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Tipping the Cap to Third-Down Defense, And Other Notes

Sep 7, 2014

By Rob Moseley

The concept sounds so simple – get off the field. But for the Oregon defense in the Ducks’ two defeats of 2013, it was easier said than done.

In losses to Stanford and Arizona last fall, those two foes combined to go 25-of-37 on third down. The Ducks simply couldn’t get off the field, a death by a thousand cuts.

For a time in this past Saturday’s 46-27 victory over No. 7 Michigan State, history seemed to be repeating itself. After failing on their first four attempts, the Spartans converted 6-of-8 third downs. Michigan State converted a third-and-17 on its way to the field goal just after halftime that made it 27-18 -- capping a run of 20 unanswered points for the Spartans – and then another of third-and-15 on their next possession.

For UO fans, a sense of inevitability was setting in, as they flashed back to last November. But then, everything changed. The UO defense got itself off the field over and over again, allowing only one more third-down conversion the rest of the way. And the Ducks did so in spectacular fashion.

With 3:24 left in the third quarter, and Oregon within 27-25, outside linebacker Tyson Coleman leaped near the line of scrimmage to break up a well-designed screen pass that might otherwise have gone for big third-down yardage. A few minutes later, after the Ducks scored to go up 32-27, Arik Armstead sacked MSU quarterback Connor Cook on third down.

Another Oregon touchdown made it 39-27, and the Spartans knew they needed points. With 11:03 left in the game, they went for it on fourth-and-two. The Big Ten team with a reputation for one of the most powerful rushing attacks in the country was stuffed by the UO tandem of Armstead and DeForest Buckner. And finally, Ifo Ekpre-Olomu came up with a spectacular interception of a tipped pass with 7:56 left, setting up Oregon’s game-clinching touchdown drive that took 6:31 off the clock.

The Oregon defense got itself off the field every time it mattered, and with plays worthy of the highlight reel.

“Part of that was, schematically (defensive coordinator Don Pellum) did a great job changing it up, and part of it was guys just doing their job,” UO coach Mark Helfrich said Sunday in a press conference with local media.

A turning point, he thought, came during Michigan State’s second possession after halftime. After the field goal that made it 27-18, the Ducks quickly punted. The third-and-15 conversion allowed MSU to sustain its next drive.

But rather than hang their heads, the Ducks rallied. Buckner and Rodney Hardrick stuffed a run for no gain. Armstead made a tackle for loss. And on third down, Oregon’s coverage forced Cook to hesitate, giving time for Coleman to flush him from the pocket and induce an off-target throw to a running back.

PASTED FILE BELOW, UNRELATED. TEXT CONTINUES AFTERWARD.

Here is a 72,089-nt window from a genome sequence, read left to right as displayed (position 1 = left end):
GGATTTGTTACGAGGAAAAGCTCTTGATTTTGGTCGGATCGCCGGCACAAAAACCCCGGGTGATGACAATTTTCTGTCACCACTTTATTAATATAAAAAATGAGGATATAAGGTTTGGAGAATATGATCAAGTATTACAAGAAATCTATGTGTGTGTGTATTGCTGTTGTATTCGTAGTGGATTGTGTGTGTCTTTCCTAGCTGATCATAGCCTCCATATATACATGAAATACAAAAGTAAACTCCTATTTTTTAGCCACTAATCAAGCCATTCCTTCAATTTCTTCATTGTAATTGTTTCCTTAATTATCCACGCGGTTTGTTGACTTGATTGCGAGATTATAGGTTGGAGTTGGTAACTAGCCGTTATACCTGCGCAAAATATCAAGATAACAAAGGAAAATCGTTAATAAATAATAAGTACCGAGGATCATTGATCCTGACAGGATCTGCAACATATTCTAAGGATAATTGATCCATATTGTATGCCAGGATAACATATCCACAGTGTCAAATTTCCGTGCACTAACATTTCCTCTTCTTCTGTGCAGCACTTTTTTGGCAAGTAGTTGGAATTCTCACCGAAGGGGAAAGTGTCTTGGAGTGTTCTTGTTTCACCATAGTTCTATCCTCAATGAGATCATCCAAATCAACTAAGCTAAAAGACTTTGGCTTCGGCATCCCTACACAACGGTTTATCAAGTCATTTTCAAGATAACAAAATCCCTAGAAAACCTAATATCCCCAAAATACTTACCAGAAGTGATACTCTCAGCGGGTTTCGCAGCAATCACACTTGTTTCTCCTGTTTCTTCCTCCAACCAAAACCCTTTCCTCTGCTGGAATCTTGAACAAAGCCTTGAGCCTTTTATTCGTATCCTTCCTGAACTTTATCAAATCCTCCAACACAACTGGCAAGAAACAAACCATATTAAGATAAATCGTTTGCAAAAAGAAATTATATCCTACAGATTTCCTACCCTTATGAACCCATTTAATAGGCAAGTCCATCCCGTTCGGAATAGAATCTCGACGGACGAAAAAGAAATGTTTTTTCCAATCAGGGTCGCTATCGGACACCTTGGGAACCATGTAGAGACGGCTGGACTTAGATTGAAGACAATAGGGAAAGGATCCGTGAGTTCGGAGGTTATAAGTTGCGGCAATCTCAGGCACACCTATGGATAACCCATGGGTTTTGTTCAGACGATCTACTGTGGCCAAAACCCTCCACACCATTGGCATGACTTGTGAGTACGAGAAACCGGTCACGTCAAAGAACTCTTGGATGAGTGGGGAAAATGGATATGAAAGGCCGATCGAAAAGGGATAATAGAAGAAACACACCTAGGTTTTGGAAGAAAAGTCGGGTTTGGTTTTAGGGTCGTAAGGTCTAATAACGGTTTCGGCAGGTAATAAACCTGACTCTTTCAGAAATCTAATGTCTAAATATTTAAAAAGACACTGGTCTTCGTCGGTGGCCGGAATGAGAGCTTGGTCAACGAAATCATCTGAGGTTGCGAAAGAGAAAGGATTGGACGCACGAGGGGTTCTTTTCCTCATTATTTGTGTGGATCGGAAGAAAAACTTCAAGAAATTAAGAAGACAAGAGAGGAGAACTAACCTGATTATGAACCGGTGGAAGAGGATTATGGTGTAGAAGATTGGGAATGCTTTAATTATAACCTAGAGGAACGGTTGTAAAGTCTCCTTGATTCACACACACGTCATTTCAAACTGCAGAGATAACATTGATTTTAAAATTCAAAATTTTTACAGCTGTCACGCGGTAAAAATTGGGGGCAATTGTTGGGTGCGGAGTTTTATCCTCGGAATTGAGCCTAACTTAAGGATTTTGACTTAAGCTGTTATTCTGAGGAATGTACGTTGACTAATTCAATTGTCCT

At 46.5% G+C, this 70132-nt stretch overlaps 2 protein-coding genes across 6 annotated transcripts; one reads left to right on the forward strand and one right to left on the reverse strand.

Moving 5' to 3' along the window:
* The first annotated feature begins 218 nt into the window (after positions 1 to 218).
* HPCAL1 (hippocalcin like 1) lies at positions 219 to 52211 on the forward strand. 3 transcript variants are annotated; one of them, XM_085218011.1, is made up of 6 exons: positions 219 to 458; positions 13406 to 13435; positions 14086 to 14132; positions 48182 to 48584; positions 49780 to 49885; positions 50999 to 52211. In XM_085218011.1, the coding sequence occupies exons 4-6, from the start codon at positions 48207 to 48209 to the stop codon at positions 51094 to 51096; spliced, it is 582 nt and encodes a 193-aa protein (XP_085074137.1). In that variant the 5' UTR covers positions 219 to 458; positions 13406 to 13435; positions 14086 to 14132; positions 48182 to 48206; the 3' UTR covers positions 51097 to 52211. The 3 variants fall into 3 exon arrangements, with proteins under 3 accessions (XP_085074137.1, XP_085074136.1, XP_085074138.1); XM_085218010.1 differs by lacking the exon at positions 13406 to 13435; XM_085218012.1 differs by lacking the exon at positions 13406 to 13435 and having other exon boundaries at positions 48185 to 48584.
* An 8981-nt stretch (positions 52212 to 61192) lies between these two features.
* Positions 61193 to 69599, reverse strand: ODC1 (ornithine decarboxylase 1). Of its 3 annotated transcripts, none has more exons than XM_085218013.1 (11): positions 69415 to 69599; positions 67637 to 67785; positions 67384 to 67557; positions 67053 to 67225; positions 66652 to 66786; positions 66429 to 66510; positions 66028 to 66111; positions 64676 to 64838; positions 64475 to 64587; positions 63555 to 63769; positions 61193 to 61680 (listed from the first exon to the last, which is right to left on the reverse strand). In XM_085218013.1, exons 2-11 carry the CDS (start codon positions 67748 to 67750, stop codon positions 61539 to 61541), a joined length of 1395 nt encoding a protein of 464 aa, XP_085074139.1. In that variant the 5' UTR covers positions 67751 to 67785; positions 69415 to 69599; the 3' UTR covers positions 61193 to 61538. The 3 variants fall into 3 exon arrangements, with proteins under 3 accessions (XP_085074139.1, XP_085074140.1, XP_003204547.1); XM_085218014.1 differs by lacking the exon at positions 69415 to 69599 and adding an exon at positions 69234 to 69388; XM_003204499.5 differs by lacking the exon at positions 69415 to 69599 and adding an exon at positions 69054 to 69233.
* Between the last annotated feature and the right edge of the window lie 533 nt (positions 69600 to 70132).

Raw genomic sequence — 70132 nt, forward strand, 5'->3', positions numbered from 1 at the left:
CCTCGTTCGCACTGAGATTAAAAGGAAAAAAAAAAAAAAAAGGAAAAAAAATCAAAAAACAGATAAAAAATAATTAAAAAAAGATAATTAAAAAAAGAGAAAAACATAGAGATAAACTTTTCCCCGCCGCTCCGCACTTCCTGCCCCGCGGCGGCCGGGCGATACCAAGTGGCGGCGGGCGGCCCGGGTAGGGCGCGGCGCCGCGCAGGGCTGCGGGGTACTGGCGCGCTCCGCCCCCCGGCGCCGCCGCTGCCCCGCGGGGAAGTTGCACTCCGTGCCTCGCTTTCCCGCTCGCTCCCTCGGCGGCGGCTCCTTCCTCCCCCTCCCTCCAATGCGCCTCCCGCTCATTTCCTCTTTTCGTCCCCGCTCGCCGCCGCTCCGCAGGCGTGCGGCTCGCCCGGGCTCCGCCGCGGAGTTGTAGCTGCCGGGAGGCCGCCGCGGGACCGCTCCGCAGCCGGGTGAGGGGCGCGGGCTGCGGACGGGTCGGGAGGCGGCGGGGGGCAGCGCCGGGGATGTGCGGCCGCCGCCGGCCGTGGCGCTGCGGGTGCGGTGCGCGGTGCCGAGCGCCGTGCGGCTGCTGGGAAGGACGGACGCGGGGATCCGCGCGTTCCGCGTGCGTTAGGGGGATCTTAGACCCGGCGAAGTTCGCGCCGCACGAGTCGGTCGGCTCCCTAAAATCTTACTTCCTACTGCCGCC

The UO defense had held, and suddenly had new life. “For a team to be coming out of halftime, to have that gut-punch (from the third-and-15 conversion) … to rebound from that, that’s a big deal,” Helfrich said. “That will pay off down the road.”

It already paid huge dividends, in the form of Saturday’s victory over the Spartans.

Oregon’s players of the week for the Michigan State game were Keanon Lowe and Hamani Stevens on offense, Joe Walker on defense and Charles Nelson on special teams.

Walker started at inside linebacker and tied for the team lead with nine tackles. “Joe’s been a bit of an overanalyzer, in a good way; I mean that as a compliment,” Helfrich said. “But he really limited his footwork and triggered on things in a good way.”

The Ducks’ scout-team players of the week were receiver B.J. Kelley, defensive end Jalen Jelks and, on special teams, Tony James. Kelley “has done a great job this fall,” Helfrich said. “He’s a guy who’s been battling for playing time and not having a bunch of run for the ones and twos, but a guy who has given a great look for our scout team.”

Those selections meant that quarterback Marcus Mariota was not honored by the staff, after throwing for 318 yards and three touchdowns in the game, and running for 46 yards in the second half. Helfrich indicated that the staff wanted to avoid repeat selections if possible, and Mariota was a player of the game against South Dakota.

His improvised shovel pass to Royce Freeman in the third quarter, converting a third-and-10 on Oregon’s drive to its first points after halftime, continued to receive rave reviews. “He probably could have run it, and had Royce become a lead blocker,” Helfrich said. “But he started to stumble I think, and got it out to him. That was a huge conversion.”

Nelson stood out on special teams for his work covering kicks, finishing with two tackles for the second straight game. He drew a penalty in the fourth quarter that negated another potential tackle, when Nelson leveled a punt returner just after the ball arrived.

Nelson and Freeman are two of the nine true freshmen to have played in both games so far. “We thought we had a pretty mature group of young players,” Helfrich said when asked what he learned about his team Saturday. “I think that was very evident in the second half, and particularly at halftime, in terms of their approach. There was no panic. There was no element of fear. Nothing, other than, here’s what we need to improve upon.”

Helfrich noted that nearly 1,000 tickets remain available for Oregon’s next game, Saturday against Wyoming in Autzen Stadium (11 a.m. PT, Pac-12 Networks).

Against Michigan State, the crowd numbered 59,456, the 98th straight sellout at Autzen. “We need every single seat filled and everybody going crazy, whoever the opponent is,” Helfrich said. “We’d like to keep our sellout streak going.”